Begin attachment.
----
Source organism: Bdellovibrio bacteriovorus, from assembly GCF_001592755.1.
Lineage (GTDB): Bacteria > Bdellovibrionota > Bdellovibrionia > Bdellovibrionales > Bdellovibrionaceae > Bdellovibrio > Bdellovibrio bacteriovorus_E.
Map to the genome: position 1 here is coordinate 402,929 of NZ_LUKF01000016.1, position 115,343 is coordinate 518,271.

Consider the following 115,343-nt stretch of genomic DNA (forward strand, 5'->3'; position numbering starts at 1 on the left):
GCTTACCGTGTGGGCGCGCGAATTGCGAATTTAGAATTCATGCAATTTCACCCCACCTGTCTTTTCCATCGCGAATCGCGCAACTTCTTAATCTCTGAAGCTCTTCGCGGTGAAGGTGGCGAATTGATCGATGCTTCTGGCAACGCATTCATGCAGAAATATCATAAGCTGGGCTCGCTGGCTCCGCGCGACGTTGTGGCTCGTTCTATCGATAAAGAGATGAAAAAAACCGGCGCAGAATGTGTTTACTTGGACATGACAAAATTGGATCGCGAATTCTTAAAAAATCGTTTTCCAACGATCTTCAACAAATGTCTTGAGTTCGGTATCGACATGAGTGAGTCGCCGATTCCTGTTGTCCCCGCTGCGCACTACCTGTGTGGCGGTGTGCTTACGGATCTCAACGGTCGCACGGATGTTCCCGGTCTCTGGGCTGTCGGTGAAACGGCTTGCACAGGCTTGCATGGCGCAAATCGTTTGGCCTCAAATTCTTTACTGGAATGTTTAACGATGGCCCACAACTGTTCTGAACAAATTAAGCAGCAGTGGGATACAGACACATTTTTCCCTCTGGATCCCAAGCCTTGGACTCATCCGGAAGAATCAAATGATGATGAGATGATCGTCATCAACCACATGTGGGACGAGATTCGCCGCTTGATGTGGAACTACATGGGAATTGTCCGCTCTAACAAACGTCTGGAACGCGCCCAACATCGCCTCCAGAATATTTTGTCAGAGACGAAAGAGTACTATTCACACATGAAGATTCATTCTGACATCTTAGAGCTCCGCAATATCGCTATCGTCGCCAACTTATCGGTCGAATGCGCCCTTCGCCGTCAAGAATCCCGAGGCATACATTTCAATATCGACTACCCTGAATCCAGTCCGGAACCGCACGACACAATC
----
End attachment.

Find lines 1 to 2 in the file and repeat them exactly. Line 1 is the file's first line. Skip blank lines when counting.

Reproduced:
Source organism: Bdellovibrio bacteriovorus, from assembly GCF_001592755.1.
Lineage (GTDB): Bacteria > Bdellovibrionota > Bdellovibrionia > Bdellovibrionales > Bdellovibrionaceae > Bdellovibrio > Bdellovibrio bacteriovorus_E.